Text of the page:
What is Confluence Project?
Confluence Project is a catalyst for discovery.
It is six public art installations at significant points along the Columbia River system. Confluence it is a collaboration of Pacific Northwest tribes, renowned artist Maya Lin, civic groups from Washington and Oregon and other artists, architects and landscape designers. The project stretches 438 miles from the mouth of the Columbia River in the west to the gateway to Hell's Canyon in the east, with sites in both Oregon and Washington.
Currently, four of the six sites are complete:
- Cape Disappointment (Ilwaco, Wash.)
- Fort Vancouver (Vancouver, Wash.)
- Sandy River Delta (Troutdale, Ore.)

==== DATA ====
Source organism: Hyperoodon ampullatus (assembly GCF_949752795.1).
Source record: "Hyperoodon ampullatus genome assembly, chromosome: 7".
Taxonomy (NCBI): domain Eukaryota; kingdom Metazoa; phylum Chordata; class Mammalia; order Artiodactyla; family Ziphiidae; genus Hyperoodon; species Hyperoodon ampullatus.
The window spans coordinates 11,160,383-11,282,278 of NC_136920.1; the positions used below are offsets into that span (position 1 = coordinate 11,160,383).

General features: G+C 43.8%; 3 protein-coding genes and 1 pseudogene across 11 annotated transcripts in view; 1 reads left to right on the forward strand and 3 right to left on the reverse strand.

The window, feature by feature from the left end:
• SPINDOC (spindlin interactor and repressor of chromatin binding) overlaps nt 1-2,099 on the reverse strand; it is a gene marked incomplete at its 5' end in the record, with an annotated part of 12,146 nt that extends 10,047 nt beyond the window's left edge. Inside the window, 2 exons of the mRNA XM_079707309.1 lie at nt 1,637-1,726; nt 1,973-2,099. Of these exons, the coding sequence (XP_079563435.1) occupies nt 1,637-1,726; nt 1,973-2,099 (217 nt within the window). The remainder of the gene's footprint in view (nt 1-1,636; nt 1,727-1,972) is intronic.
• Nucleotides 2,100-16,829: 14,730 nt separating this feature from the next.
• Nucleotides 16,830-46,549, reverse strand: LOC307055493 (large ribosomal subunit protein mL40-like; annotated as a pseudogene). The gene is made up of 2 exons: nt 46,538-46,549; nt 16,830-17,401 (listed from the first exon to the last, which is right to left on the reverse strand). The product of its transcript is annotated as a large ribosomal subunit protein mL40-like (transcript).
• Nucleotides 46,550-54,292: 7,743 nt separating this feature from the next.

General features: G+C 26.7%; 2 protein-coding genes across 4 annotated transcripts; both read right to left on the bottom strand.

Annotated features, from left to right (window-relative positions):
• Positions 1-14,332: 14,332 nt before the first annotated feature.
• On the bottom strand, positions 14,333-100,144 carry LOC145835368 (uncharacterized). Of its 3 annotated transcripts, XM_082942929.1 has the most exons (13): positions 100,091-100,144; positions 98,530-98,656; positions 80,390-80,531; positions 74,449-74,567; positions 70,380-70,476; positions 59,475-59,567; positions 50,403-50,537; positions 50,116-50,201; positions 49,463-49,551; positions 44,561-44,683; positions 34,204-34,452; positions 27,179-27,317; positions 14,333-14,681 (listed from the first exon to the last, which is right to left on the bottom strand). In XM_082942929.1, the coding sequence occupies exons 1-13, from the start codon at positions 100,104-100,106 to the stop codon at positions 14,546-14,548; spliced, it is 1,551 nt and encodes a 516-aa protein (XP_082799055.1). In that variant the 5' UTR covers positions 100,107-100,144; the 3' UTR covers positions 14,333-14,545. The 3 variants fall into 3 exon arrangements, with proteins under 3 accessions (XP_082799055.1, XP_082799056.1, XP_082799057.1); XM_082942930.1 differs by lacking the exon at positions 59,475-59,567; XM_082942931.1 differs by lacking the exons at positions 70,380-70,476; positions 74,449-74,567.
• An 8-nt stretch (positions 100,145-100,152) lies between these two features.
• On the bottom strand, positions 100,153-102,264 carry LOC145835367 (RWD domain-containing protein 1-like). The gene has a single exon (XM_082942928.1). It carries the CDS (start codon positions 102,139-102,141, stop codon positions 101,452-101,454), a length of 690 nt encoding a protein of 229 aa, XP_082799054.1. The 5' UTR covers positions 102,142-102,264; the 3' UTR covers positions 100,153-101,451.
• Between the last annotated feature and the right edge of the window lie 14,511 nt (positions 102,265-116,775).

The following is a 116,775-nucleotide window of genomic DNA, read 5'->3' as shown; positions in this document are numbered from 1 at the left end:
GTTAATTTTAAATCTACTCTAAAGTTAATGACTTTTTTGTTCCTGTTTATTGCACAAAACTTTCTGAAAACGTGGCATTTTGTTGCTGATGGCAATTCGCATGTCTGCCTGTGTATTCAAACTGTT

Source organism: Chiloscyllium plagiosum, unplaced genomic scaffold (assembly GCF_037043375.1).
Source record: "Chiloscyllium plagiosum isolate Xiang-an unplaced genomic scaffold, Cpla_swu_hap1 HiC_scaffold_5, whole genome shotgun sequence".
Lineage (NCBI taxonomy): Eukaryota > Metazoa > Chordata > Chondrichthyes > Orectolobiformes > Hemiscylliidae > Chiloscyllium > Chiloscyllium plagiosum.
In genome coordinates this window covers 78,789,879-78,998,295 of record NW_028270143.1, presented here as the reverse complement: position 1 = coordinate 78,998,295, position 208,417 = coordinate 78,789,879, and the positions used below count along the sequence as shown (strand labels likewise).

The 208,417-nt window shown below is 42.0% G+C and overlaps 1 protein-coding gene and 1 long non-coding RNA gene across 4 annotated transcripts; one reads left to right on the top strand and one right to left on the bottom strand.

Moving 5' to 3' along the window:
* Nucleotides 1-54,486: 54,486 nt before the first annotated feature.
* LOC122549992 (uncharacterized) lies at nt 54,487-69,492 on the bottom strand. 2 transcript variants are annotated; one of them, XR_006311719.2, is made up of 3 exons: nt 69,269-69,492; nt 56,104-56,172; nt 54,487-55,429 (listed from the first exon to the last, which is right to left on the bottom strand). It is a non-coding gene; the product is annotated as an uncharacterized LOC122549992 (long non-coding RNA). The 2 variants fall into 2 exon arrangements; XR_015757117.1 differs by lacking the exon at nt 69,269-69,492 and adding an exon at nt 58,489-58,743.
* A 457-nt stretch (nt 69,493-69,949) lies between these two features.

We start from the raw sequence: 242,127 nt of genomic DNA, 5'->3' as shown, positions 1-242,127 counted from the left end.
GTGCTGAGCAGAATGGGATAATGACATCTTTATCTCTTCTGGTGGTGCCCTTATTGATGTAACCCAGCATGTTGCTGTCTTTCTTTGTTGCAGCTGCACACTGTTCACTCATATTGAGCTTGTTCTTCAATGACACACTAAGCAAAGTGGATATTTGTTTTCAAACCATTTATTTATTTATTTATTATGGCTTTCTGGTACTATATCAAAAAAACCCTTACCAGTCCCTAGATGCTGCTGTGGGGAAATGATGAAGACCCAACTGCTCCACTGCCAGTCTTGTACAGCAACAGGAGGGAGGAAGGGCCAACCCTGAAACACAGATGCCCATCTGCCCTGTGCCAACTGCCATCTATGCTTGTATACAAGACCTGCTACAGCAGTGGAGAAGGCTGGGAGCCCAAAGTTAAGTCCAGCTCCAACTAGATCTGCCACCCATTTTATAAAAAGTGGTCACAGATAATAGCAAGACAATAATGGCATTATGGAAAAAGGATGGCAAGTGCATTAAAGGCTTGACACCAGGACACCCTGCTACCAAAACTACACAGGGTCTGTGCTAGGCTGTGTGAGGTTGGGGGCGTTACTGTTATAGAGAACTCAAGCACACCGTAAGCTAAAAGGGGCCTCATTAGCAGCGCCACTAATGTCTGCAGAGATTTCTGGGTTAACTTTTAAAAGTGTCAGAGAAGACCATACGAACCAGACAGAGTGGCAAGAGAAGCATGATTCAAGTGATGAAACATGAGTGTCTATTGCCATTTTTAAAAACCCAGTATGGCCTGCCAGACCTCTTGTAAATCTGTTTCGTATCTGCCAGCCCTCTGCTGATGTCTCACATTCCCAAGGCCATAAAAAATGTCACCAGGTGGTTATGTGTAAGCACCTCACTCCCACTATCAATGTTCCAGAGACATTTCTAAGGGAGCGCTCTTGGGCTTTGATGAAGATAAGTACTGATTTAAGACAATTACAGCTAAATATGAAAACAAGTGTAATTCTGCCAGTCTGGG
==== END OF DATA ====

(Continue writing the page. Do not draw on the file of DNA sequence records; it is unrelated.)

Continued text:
- Sacajawea State Park (Pasco, Wash.)
Two more are in the works:
- Chief Timothy Park (Clarkston, Wash.)
- Celilo Park (near The Dalles, Ore.)
These are "teachable places," transformed and reimagined to explore the confluence of history, culture and ecology in our region. Each work references a passage from the Lewis and Clark journals as a snapshot in time, while comparing it with the deeper story.
As part of Confluence Project's ongoing mission to create spaces that promote moments of insight about the confluence of culture, history and ecology along the Columbia River system, we also share stories of this river through our educational programs, community engagement and a rich digital experience. Gifts from Our Ancestors connects Native artists and storytellers with K-12 schools. Confluence Friends are what we call our volunteers who help maintain the sites as thriving hubs of activity. Confluence is also preparing to add to the online experience of the sites (currently available at journeybook.confluenceproject.org) by developing an interactive experience driven by first person storytelling and interpretation available to all devices.